Today's morning subway and bus commute should be a lot smoother (unless you need to stop at Grand Central) than yesterday's messy commute. There were a number of subway disruptions and diversions due to flooding from the rain, which left many straphangers frustrated. But why did pouring rain stop the subway? Well, here's what the MTA says:
NYC Transit utilized portable pumps and pump trains to help clear 600 feet of 2-foot-deep water across all four tracks on the Queens Boulevard line near 65th Street in Queens today. As a result, service was restored on the E, F and R lines just before rush hour, although commuters should expect some delays.
It's worth noting that the subway system, on a normal, dry day, pumps out 13 million gallons of water! So when a lot of rain comes down fast, it's hard for the drains and pumps to keep up.
MTA executive director and CEO Eliot "Lee" Sander said, "Today’s torrential downpours strained our infrastructure, but with unprecedented interagency cooperation we limited the inconvenience to the greatest possible extent. Recent investments in maintenance of drains and improved subway cleaning also paid off in limiting delays on the subway system.” Hmm, if yesterday was an example of limited delays, we don't want to know what unlimited ones are - though we do remember, back in 2004, when Hurricane Frances visited, at least 10 subway lines were screwed. (And if the subway pumps weren't working at all, it could look like this.)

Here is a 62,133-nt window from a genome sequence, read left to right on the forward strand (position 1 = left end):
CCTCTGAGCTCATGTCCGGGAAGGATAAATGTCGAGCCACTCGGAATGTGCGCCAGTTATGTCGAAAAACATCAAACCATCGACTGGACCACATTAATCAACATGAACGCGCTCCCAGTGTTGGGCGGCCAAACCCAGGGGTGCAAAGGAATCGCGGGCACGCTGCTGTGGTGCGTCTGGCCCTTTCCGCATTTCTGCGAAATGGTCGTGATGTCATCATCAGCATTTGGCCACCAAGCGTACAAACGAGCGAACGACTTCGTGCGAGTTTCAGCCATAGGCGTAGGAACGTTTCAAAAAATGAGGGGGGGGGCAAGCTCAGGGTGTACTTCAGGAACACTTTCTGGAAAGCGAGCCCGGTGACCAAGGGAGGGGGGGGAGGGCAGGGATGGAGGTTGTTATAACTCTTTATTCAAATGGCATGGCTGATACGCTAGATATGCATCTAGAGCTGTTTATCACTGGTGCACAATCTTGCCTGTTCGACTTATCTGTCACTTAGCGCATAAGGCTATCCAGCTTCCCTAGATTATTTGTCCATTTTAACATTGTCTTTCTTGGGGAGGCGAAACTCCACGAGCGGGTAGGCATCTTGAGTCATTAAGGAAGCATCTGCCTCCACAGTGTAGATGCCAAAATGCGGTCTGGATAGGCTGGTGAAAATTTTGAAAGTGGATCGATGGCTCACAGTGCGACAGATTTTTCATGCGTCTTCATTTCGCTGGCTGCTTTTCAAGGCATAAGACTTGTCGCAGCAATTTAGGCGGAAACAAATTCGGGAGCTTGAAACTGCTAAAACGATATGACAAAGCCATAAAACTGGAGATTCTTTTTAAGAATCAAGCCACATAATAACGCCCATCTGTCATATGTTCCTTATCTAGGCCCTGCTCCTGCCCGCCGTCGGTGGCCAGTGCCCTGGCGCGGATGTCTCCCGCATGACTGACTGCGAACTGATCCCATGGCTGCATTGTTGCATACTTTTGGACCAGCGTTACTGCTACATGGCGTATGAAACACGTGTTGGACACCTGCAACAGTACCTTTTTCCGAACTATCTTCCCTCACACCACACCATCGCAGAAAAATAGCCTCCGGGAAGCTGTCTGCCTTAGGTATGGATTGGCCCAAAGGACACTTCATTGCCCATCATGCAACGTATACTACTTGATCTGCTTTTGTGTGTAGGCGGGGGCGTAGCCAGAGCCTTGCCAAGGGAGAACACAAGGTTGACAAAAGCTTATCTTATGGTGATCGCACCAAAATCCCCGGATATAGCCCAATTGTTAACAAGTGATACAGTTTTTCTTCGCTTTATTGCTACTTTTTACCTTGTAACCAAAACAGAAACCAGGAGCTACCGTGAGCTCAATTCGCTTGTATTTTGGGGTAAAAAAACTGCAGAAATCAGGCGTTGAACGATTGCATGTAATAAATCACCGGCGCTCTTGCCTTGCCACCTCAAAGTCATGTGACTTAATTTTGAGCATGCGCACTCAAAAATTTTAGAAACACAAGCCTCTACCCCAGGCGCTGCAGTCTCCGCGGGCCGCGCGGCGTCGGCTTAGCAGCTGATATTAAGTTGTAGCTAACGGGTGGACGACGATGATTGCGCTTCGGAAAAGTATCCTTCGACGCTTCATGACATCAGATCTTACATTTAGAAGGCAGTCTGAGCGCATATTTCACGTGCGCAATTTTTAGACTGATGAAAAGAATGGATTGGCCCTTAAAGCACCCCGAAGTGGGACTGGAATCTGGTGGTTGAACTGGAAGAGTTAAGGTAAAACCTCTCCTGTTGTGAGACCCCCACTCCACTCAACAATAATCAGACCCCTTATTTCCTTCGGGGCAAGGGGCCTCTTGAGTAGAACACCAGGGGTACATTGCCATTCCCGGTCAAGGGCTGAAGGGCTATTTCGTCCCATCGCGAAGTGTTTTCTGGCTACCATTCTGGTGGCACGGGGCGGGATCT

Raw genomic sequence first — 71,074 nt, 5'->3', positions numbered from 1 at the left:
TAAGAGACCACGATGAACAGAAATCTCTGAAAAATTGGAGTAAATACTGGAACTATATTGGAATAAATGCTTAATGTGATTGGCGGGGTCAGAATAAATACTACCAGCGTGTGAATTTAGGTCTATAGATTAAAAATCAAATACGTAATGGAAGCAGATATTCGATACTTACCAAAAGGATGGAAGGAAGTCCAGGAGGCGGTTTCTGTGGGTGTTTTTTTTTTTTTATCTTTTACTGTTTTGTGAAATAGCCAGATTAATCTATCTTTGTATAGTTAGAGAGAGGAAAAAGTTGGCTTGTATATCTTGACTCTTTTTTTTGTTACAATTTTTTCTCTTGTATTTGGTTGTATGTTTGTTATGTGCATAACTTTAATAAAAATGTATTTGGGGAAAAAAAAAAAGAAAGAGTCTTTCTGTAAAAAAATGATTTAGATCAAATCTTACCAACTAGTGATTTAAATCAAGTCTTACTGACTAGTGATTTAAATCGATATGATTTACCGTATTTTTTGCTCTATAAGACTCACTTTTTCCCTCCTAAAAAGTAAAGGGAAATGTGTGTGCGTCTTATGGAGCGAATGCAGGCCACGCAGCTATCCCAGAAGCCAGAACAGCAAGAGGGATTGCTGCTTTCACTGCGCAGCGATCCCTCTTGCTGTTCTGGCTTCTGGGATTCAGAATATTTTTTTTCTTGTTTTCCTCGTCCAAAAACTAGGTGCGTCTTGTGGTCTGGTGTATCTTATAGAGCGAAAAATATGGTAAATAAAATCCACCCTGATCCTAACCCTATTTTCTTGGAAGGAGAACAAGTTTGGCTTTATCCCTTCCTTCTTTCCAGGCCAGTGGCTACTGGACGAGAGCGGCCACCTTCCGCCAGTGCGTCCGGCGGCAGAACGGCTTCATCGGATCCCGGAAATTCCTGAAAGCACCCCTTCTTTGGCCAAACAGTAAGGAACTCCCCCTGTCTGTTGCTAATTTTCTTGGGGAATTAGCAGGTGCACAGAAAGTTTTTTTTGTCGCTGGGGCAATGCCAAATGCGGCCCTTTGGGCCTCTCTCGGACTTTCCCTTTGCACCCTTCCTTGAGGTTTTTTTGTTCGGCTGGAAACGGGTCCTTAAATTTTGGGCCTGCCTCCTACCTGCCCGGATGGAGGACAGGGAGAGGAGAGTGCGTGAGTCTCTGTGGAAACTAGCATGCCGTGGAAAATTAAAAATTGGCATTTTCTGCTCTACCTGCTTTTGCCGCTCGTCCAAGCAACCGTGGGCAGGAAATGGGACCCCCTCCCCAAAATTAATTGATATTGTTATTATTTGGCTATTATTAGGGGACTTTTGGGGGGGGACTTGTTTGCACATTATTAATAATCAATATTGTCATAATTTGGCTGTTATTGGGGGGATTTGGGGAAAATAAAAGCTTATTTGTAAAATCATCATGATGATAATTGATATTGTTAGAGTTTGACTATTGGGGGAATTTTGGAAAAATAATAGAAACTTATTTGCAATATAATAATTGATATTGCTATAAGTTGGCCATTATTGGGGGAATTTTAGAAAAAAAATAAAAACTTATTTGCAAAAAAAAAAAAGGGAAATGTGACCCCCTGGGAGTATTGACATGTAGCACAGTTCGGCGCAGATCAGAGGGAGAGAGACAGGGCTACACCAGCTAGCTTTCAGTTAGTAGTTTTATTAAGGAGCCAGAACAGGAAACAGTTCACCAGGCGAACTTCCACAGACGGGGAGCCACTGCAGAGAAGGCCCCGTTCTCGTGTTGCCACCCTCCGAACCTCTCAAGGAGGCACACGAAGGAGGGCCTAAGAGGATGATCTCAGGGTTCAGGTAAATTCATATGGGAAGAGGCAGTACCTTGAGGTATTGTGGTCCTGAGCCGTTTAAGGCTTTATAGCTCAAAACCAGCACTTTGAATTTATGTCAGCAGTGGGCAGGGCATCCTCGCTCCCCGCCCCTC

The MTA sent an email to riders last night, saying, "Due to potential weather-related flooding conditions over the next 24-36 hours throughout the MTA region, we suggest our customers continue to check the status of our rail, subway and bus services by listening to radio and television reports or clicking on our website at www.mta.info." LIRR employees were also pumping water out of many stations. And it was confirmed that a tornado touched down on Long Island's Suffolk County. Nassau County Executive Thomas Suozzi said, "This should serve as a wake-up call [for people to prepare for hurricanes]. It's not a matter of if we're going to have a hurricane, it's a matter of when."
Photograph of the Steinway Street station's stairs by wtwallace on Flickr